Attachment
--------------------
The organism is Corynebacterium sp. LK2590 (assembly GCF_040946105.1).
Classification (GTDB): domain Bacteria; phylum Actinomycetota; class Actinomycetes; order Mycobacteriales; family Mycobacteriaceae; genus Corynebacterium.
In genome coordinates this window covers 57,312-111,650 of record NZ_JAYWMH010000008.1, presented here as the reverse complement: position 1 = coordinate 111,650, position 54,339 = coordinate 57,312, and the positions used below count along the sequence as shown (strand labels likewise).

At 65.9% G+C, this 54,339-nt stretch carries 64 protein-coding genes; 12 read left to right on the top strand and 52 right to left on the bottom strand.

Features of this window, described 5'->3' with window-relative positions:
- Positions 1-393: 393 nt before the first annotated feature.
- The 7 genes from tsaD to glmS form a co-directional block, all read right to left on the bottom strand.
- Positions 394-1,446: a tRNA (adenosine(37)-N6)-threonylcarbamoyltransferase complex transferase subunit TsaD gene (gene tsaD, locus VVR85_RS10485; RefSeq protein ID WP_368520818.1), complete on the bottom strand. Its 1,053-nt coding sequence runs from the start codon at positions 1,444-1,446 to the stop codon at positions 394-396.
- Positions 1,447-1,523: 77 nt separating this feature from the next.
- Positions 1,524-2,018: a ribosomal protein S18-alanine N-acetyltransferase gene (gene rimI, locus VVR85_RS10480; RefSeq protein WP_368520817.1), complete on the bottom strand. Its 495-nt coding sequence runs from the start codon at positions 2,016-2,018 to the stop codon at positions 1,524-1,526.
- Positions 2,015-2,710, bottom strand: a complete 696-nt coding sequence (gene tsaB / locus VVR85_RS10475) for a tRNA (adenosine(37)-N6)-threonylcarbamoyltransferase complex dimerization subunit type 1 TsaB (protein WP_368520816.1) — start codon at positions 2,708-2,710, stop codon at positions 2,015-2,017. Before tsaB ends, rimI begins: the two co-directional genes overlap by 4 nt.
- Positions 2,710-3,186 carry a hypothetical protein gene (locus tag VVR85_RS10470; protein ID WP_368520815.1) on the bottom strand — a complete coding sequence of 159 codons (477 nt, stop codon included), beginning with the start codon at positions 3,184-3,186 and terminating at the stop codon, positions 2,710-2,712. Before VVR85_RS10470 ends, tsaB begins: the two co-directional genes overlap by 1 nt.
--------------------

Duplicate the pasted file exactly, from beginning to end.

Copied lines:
The organism is Corynebacterium sp. LK2590 (assembly GCF_040946105.1).
Classification (GTDB): domain Bacteria; phylum Actinomycetota; class Actinomycetes; order Mycobacteriales; family Mycobacteriaceae; genus Corynebacterium.
In genome coordinates this window covers 57,312-111,650 of record NZ_JAYWMH010000008.1, presented here as the reverse complement: position 1 = coordinate 111,650, position 54,339 = coordinate 57,312, and the positions used below count along the sequence as shown (strand labels likewise).

At 65.9% G+C, this 54,339-nt stretch carries 64 protein-coding genes; 12 read left to right on the top strand and 52 right to left on the bottom strand.

Features of this window, described 5'->3' with window-relative positions:
- Positions 1-393: 393 nt before the first annotated feature.
- The 7 genes from tsaD to glmS form a co-directional block, all read right to left on the bottom strand.
- Positions 394-1,446: a tRNA (adenosine(37)-N6)-threonylcarbamoyltransferase complex transferase subunit TsaD gene (gene tsaD, locus VVR85_RS10485; RefSeq protein ID WP_368520818.1), complete on the bottom strand. Its 1,053-nt coding sequence runs from the start codon at positions 1,444-1,446 to the stop codon at positions 394-396.
- Positions 1,447-1,523: 77 nt separating this feature from the next.
- Positions 1,524-2,018: a ribosomal protein S18-alanine N-acetyltransferase gene (gene rimI, locus VVR85_RS10480; RefSeq protein WP_368520817.1), complete on the bottom strand. Its 495-nt coding sequence runs from the start codon at positions 2,016-2,018 to the stop codon at positions 1,524-1,526.
- Positions 2,015-2,710, bottom strand: a complete 696-nt coding sequence (gene tsaB / locus VVR85_RS10475) for a tRNA (adenosine(37)-N6)-threonylcarbamoyltransferase complex dimerization subunit type 1 TsaB (protein WP_368520816.1) — start codon at positions 2,708-2,710, stop codon at positions 2,015-2,017. Before tsaB ends, rimI begins: the two co-directional genes overlap by 4 nt.
- Positions 2,710-3,186 carry a hypothetical protein gene (locus tag VVR85_RS10470; protein ID WP_368520815.1) on the bottom strand — a complete coding sequence of 159 codons (477 nt, stop codon included), beginning with the start codon at positions 3,184-3,186 and terminating at the stop codon, positions 2,710-2,712. Before VVR85_RS10470 ends, tsaB begins: the two co-directional genes overlap by 1 nt.